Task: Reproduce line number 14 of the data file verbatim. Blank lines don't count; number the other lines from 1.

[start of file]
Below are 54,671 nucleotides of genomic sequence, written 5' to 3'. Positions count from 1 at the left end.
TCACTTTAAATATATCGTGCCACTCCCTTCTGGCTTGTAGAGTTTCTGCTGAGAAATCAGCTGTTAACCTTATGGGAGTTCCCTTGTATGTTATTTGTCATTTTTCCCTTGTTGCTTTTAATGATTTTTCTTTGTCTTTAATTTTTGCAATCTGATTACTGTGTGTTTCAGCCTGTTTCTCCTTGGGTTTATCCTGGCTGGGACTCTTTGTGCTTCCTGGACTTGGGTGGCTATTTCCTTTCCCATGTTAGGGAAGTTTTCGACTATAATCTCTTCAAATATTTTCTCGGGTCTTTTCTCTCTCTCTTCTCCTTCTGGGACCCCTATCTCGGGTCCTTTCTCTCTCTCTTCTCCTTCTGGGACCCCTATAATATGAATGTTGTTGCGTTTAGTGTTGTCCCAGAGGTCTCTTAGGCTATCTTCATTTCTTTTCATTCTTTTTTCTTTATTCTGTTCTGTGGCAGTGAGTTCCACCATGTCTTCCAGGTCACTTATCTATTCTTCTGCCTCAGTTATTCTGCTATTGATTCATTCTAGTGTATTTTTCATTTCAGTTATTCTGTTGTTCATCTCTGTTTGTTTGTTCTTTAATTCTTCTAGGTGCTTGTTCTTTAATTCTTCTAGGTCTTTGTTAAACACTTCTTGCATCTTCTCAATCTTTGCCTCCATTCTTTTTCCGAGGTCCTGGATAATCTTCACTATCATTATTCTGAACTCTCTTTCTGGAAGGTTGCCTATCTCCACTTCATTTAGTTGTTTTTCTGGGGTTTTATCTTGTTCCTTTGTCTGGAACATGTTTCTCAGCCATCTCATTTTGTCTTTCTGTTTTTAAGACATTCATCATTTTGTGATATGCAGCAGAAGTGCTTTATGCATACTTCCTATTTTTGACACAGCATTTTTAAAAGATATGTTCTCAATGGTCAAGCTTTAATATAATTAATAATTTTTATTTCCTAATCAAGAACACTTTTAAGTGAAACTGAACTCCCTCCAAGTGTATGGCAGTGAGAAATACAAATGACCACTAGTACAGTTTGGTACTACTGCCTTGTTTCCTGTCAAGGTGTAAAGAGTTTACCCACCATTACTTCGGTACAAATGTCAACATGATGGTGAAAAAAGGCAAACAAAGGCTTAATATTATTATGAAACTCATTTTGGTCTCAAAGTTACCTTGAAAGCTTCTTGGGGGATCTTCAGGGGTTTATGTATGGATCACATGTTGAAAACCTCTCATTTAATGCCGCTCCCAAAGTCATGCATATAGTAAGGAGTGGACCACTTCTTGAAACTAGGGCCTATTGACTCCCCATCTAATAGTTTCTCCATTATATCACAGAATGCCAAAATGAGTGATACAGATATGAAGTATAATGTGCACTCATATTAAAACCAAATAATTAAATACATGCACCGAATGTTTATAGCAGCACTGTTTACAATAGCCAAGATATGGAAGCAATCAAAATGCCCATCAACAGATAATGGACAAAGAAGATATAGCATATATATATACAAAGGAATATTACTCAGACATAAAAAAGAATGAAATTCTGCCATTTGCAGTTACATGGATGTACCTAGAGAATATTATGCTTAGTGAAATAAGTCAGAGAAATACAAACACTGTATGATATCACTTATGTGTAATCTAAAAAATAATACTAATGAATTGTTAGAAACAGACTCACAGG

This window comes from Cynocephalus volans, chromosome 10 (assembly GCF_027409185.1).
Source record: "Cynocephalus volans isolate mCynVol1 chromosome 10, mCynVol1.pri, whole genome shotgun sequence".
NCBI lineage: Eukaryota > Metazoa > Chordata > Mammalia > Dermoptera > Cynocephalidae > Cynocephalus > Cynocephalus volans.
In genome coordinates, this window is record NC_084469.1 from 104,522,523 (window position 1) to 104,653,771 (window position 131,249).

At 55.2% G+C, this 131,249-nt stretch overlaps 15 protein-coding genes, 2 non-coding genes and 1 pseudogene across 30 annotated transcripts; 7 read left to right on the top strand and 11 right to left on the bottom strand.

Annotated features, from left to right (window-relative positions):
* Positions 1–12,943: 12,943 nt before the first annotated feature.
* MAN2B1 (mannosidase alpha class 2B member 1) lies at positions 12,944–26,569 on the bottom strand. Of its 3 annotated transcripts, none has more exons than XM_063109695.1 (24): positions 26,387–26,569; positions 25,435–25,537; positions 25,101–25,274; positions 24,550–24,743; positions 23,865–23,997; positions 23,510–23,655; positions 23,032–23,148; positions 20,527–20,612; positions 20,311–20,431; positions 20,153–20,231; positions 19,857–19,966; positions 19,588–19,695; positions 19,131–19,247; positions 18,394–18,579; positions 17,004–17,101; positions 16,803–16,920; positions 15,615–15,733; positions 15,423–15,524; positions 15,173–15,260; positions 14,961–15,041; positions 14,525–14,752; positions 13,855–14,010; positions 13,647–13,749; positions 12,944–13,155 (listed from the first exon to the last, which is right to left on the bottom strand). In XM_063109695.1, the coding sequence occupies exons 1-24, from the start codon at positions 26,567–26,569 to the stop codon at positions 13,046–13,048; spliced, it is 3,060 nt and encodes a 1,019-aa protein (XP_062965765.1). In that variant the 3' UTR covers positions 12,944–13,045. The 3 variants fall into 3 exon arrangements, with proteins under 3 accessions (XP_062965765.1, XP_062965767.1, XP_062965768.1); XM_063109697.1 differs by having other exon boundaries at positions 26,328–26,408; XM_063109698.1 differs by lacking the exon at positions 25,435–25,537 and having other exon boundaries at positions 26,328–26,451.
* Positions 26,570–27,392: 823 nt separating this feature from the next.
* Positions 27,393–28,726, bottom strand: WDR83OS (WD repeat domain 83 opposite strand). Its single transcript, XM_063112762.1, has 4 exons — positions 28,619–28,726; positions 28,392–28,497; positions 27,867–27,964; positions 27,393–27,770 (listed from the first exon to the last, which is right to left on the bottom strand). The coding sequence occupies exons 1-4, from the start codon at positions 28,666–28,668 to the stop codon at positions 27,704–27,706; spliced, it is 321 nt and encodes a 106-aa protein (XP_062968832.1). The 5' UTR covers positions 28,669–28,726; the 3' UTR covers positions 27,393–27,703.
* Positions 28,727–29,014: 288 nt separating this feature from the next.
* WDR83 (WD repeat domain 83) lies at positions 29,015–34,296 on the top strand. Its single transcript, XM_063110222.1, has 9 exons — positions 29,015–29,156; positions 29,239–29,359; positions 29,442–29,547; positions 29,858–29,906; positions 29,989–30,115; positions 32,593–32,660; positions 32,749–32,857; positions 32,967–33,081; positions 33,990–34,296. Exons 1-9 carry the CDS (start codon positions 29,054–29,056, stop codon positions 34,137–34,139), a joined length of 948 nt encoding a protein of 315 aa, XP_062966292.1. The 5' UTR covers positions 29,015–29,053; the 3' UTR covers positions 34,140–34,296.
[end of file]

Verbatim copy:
* WDR83 (WD repeat domain 83) lies at positions 29,015–34,296 on the top strand. Its single transcript, XM_063110222.1, has 9 exons — positions 29,015–29,156; positions 29,239–29,359; positions 29,442–29,547; positions 29,858–29,906; positions 29,989–30,115; positions 32,593–32,660; positions 32,749–32,857; positions 32,967–33,081; positions 33,990–34,296. Exons 1-9 carry the CDS (start codon positions 29,054–29,056, stop codon positions 34,137–34,139), a joined length of 948 nt encoding a protein of 315 aa, XP_062966292.1. The 5' UTR covers positions 29,015–29,053; the 3' UTR covers positions 34,140–34,296.